**Introduction**

Quantum computing technology delivers fundamentally different solutions to computational problems and enables more efficient problem-solving than what is possible with classical computations. The experimental results are promising, and quantum computers could also be available commercially within a couple of years. One of the foremost famous algorithms that demonstrate the facility of quantum computers is Shor’s prime factorization algorithm. The difference between the facility of classical and quantum computing is demonstrable via the breaking speed of the Rivest–Shamir– Adleman (RSA) algorithm. Solving this computational problem requires billions of years during a traditional computational setting, while in theory, a quantum computer can solve it within a couple of hours.

From the functional point of view, Quantum computers integrate several different elements such elements are almost like traditional functional ones (registers, gates, memories, buses, CPUs, storage devices), but the structures of classical and quantum devices are fundamentally different within the physical layer. The quantum operations are applied on quantum registers in a quantum computational framework. In the quantum register, quantum states formulate quantum superposition, while during a quantum circuit, the quantum states are entangled. This causes a fundamentally different system characteristic than what is present during a traditional computer. Besides these, quantum hardware restrictions like the no-cloning theorem also require different circuit design technologies since a quantum state cannot be simultaneously present in additional than one quantum gate. It has reversible quantum gates which perform a unitary operation on the quantum systems. Currently, we’ve only a couple of quantum computer devices during a laboratory environment that works. However, several new fields and interesting results have recently emerged which will significantly boost these developments. The large-scale quantum computers are realized during a distributed setting, where smaller quantum computers communicate with each other via a quantum bus. These physically large quantum computers also can be shrunken into small-sized devices via new technologies within the next few years.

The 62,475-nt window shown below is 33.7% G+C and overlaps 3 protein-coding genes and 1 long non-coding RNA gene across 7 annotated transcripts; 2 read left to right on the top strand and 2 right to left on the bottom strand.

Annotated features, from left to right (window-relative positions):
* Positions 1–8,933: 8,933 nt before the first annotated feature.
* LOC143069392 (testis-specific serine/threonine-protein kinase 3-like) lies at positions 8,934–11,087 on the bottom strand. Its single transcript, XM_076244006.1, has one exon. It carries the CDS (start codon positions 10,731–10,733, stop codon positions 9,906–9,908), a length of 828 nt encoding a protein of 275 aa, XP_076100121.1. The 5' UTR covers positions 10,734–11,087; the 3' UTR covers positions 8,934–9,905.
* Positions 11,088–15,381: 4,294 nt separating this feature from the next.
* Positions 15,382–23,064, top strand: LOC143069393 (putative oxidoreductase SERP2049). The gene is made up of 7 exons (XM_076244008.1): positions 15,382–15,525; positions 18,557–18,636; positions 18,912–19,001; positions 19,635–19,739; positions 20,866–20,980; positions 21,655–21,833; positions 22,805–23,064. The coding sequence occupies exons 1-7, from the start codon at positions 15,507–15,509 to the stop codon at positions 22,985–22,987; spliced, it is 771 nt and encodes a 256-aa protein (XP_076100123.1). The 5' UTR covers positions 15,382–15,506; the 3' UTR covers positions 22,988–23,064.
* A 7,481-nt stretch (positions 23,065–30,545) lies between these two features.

**Fig.1** The conceptual diagram of the evolution of quantum computing technology is depicted here. In the functional layer, the aims of classical and quantum computation technology are similar, but within the physical layer, these fields are completely different. The physical foundations of quantum computing technologies are laid down by the DiVincenzo criteria, which are supplemented with physical layer attributes. Quantum computers are derived with conditions on the physical layer attributes of quantum registers, gates, circuits, and memories.

**Quantum algorithm**

Shor’s prime factorization algorithm is one of the most important quantum algorithms, and it also serves as a benchmark to characterize quantum computation performance. The prime factorization algorithm has been applied by different physical approaches with various conditions on the scalability level. Quantum teleportation, quantum Fourier transform, quantum key distribution, quantum communication protocols, and quantum error-correction methods – which are not computational problems, however – play a crucial role in the realization of distributed quantum computations. Their practical implementations are essential for any future experimental quantum computations, like the event of the quantum Internet. Some implemented quantum algorithms practically belong to the quantum machine learning field. Quantum programming languages are also a distinct field developed to appropriate programming languages for the quantum computer.